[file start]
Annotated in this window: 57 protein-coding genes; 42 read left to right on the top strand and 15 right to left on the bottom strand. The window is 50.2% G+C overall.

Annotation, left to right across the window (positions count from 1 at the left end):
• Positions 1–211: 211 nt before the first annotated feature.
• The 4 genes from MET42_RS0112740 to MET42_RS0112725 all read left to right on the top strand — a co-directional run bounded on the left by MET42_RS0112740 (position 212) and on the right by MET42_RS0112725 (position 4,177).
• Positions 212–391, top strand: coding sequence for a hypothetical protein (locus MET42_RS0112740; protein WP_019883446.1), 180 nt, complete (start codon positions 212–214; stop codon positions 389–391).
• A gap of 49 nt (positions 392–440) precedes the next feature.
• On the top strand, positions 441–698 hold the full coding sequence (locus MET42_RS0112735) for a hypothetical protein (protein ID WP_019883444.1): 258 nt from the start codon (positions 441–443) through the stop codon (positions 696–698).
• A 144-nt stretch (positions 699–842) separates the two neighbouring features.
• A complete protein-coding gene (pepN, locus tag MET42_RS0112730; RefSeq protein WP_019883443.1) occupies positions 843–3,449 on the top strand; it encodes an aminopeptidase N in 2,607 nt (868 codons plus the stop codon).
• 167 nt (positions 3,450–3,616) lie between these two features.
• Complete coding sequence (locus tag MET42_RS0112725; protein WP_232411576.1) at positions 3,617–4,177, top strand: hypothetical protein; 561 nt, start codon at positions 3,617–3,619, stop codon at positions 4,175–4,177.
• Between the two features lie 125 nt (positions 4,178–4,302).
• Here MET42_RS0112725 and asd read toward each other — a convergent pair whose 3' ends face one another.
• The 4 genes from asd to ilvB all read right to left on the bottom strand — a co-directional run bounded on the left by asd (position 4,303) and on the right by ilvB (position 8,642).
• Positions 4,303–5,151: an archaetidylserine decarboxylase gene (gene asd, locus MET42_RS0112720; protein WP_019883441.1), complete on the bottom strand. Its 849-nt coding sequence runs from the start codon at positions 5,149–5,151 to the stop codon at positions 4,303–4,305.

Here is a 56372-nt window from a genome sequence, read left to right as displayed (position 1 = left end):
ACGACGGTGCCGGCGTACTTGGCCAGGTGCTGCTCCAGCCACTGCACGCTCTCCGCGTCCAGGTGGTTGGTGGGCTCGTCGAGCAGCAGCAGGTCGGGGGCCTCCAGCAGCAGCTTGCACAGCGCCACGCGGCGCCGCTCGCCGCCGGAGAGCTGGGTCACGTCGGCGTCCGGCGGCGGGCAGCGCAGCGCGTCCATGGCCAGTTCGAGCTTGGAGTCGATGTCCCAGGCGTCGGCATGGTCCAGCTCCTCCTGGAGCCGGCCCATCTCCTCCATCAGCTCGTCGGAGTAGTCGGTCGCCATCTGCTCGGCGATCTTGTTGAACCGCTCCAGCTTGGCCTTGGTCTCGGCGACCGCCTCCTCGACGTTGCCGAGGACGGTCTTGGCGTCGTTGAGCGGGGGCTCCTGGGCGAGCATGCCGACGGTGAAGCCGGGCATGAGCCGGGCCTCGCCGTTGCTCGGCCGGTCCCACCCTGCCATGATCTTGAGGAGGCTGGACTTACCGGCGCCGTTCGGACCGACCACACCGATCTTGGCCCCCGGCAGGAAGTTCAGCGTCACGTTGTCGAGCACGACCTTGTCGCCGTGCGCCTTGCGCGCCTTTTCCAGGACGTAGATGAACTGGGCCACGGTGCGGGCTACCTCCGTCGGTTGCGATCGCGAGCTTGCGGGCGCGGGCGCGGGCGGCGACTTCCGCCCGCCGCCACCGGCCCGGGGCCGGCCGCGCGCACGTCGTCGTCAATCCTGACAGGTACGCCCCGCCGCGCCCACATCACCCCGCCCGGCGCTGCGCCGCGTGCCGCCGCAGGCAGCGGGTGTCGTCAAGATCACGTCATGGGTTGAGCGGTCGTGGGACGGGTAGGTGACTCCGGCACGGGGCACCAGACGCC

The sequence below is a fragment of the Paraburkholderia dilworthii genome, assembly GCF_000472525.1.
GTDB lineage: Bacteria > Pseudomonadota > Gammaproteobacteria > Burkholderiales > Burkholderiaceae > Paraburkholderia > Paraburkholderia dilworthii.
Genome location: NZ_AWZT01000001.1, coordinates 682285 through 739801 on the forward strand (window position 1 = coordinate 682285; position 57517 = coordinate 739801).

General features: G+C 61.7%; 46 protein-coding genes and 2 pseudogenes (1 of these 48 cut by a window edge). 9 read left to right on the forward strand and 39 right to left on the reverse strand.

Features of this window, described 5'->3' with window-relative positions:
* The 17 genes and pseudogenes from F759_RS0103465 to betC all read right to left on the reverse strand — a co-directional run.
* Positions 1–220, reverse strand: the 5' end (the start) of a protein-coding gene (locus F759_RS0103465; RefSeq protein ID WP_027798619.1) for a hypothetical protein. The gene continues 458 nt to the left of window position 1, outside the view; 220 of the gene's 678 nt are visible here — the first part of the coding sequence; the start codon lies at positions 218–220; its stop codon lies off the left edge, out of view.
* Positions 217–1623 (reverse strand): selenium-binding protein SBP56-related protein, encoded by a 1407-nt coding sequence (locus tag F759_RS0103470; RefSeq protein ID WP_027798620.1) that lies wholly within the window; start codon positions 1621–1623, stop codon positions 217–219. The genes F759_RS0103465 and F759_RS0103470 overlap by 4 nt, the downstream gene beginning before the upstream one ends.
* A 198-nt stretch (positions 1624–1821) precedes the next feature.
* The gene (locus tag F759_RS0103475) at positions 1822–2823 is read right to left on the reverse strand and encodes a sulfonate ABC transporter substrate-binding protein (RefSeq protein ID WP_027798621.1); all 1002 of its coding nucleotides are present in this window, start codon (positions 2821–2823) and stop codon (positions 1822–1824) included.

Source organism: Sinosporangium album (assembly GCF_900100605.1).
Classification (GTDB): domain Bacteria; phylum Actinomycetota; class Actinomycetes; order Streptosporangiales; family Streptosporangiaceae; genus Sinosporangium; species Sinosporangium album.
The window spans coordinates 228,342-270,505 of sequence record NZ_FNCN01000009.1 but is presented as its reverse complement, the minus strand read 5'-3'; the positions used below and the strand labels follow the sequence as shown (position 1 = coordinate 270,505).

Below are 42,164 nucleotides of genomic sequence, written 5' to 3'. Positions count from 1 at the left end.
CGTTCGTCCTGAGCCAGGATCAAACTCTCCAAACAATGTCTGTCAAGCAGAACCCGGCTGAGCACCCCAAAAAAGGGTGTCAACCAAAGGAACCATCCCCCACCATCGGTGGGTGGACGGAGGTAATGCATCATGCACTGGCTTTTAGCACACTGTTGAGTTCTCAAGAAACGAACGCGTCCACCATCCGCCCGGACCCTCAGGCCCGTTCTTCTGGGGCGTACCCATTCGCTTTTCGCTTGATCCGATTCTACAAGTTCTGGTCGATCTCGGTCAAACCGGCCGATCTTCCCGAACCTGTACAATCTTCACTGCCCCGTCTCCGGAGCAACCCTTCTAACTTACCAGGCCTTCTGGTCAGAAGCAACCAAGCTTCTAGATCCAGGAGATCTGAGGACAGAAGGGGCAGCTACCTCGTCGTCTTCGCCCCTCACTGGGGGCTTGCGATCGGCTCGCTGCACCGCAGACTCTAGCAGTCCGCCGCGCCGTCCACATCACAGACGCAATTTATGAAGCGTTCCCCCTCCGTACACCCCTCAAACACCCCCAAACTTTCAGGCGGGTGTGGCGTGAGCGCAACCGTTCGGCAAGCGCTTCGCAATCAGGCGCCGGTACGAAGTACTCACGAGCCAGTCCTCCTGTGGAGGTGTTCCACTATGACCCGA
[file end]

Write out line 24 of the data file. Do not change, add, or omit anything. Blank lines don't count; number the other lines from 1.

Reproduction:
* Positions 1–220, reverse strand: the 5' end (the start) of a protein-coding gene (locus F759_RS0103465; RefSeq protein ID WP_027798619.1) for a hypothetical protein. The gene continues 458 nt to the left of window position 1, outside the view; 220 of the gene's 678 nt are visible here — the first part of the coding sequence; the start codon lies at positions 218–220; its stop codon lies off the left edge, out of view.